As promised, a post on Cape Reinga. After our gallivanting on the beach (and then both Facetiming our parents and filling up the van with fresh water), it was already 3pm by the time we set off north to Cape Reinga, the north tip of New Zealand and the main objective of our road trip. We had about 140km to go and needed to stock up on fuel and food, knowing there would be very little in way of amenities once we were all the way up there.
The afternoon sun was casting a lovely light on the hillsides and it had actually worked in our favour to leave as late as we had because we reached the Cape just as the crowds were thinning and the sun was slowly setting over the western hillsides. The drive up was also stunning and we were both a little sad that we didn’t get to enjoy those roads on our bikes (some extreme climbs but also what would’ve been some amazing downhill coasting). It would’ve probably been about a 21-28 day trip all the way north from Auckland and back so we’re happy we’ve cut that down substantially with the camper van and seen a lot more than we would have otherwise.
A little history on Cape Reinga: it isn’t actually the northernmost point of New Zealand, but it is the most accessible most northern point (there is a view of the most northern point from the cape and it is a similar barren cliffside jutting out just a little further than the lighthouse does). Cape Reinga is very significant spiritually for the Maori people though, and the Maori name for it is Te Rerenga Warua. As a sacred spot, no eating or drinking is allowed, and the belief is that Te Rerenga Warua is the place where the spirits of dead Maori depart to return to their ancestra homeland across the ocean in Hawiiki, the original home of all Polynesian peoples.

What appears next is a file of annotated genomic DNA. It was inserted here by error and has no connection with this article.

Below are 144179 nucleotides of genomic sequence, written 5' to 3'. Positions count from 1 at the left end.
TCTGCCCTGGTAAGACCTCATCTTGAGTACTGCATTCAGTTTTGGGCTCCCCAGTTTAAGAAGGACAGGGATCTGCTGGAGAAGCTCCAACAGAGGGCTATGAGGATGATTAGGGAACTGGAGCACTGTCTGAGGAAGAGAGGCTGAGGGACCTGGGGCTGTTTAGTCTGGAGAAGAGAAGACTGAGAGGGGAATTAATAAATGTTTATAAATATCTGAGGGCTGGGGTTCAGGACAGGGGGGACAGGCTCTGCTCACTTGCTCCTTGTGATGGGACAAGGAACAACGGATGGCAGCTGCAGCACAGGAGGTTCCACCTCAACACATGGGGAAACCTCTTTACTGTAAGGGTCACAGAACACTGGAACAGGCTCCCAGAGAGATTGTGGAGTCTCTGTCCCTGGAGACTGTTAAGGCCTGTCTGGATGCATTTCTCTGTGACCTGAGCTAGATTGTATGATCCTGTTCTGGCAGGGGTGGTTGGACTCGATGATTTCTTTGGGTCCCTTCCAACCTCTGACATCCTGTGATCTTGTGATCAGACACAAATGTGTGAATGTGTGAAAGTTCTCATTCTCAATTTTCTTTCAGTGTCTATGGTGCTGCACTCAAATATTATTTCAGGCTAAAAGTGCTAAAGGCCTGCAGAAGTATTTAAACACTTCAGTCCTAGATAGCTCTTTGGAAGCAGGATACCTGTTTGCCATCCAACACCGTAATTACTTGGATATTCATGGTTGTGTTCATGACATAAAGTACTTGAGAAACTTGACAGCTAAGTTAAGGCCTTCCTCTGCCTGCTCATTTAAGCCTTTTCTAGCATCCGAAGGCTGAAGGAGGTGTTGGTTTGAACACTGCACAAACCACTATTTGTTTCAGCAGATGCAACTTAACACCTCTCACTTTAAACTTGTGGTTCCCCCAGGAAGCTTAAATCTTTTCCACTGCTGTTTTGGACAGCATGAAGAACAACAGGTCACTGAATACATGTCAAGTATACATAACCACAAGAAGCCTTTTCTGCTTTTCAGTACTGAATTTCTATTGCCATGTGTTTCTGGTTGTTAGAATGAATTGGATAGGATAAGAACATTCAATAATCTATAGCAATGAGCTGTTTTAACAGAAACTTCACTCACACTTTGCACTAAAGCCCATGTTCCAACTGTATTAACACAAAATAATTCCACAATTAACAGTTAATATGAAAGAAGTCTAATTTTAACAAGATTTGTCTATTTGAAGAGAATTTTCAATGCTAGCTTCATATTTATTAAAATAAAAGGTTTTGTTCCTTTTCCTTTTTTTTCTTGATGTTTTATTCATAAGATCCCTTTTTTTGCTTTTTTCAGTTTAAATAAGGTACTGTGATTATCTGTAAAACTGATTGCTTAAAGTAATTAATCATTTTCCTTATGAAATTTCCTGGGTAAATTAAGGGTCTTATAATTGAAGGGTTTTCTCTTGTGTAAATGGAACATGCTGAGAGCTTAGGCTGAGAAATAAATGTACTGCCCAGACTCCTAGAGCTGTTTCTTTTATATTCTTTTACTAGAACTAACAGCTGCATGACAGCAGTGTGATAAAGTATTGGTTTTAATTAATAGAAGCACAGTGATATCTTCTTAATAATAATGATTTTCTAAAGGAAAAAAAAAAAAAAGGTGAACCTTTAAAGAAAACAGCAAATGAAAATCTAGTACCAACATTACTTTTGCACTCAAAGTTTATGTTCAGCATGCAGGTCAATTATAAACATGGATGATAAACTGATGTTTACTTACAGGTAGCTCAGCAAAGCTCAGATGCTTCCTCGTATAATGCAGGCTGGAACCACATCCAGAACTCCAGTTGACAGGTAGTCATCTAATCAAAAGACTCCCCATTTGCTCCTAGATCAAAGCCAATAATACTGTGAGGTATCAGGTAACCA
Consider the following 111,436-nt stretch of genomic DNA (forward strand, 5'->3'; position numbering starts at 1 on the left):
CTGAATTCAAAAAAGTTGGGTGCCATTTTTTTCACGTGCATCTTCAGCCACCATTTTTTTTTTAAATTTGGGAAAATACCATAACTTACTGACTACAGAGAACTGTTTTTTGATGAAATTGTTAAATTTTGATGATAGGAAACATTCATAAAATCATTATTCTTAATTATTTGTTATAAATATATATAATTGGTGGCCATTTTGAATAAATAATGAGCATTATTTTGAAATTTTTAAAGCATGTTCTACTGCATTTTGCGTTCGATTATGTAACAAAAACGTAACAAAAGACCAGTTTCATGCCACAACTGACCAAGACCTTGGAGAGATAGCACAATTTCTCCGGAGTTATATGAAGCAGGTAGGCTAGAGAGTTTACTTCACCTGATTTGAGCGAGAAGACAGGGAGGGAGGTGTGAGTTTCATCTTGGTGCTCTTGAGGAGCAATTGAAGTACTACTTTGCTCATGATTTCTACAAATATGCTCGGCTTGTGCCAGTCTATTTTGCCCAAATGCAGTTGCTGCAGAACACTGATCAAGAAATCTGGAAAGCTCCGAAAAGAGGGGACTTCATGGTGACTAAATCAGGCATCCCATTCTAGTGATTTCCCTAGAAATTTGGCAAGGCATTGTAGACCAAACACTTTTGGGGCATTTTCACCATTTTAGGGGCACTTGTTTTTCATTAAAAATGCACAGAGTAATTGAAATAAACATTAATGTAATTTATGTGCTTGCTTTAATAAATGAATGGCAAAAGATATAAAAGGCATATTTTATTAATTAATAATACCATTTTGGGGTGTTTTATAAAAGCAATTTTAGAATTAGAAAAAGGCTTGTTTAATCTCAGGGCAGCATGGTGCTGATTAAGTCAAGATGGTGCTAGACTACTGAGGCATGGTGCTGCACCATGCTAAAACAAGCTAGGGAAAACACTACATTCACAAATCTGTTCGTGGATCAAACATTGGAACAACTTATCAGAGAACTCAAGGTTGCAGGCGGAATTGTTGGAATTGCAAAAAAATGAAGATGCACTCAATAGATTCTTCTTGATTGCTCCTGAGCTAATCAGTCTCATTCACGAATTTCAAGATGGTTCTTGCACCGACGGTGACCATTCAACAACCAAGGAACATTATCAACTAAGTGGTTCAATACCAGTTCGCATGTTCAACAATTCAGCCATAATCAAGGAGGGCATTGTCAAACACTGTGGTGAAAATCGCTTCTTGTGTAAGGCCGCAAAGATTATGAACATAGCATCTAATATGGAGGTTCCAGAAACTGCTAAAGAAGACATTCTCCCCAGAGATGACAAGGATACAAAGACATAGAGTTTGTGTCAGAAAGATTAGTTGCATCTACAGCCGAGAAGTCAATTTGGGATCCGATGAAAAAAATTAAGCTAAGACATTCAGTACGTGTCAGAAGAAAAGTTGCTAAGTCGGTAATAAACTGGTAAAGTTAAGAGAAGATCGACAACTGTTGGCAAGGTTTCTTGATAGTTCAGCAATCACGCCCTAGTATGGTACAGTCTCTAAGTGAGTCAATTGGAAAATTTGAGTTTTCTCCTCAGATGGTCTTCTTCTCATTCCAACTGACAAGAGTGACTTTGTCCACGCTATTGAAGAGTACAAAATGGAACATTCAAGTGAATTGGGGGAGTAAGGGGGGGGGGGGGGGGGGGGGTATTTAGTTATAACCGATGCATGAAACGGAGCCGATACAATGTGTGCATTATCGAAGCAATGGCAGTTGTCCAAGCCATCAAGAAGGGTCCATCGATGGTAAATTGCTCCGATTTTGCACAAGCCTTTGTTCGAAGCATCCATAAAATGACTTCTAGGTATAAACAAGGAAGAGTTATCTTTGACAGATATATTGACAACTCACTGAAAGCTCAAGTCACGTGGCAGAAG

It is also a remarkable place to watch the Tasman Sea and the Pacific Ocean come together:
Hard to capture with a camera, but pretty epic to just stare out at for a while. There was a lovely hike down to the lighthouse
and lots of great spots for pictures and selfies, as well as lots of informational signs explaining the flora and fauna, and the historical significance of certain spots.
There was also a signpost next to the lighthouse that told us we were 11, 222 km from Vancouver. And only 6,211km from the South Pole which blew my mind (and that is even the furthest possible in New Zealand from the South Pole!)
Just as the light was fading, we hiked over the hillside and back up the path to the car park, making sure to steal glances behind us not to miss any viewpoint we hadn’t noticed on the way down. I knew Cape Reinga was a must-see spot, but I didn’t know it was going to be as stunning as it was. The epic nature, sheer beauty and size of the landscape makes you feel almost insignificant, and there is something about the spiritual significance of the place that makes you contemplate life, death and everything in between. And it was with a heavy heart, sad to leave such a beautiful spot, that we headed back to the camper van and to our camping spot for the night at Tapotupotu Bay, just 6km away but largely down a pretty steep gravel road. We arrived just as the light in the sky faded and agreed it had been a pretty amazing day.
Musician, teacher, traveller. Currently on a year-long journey around the world. Bronwyn is one of the founders of onlyamazingdays.com.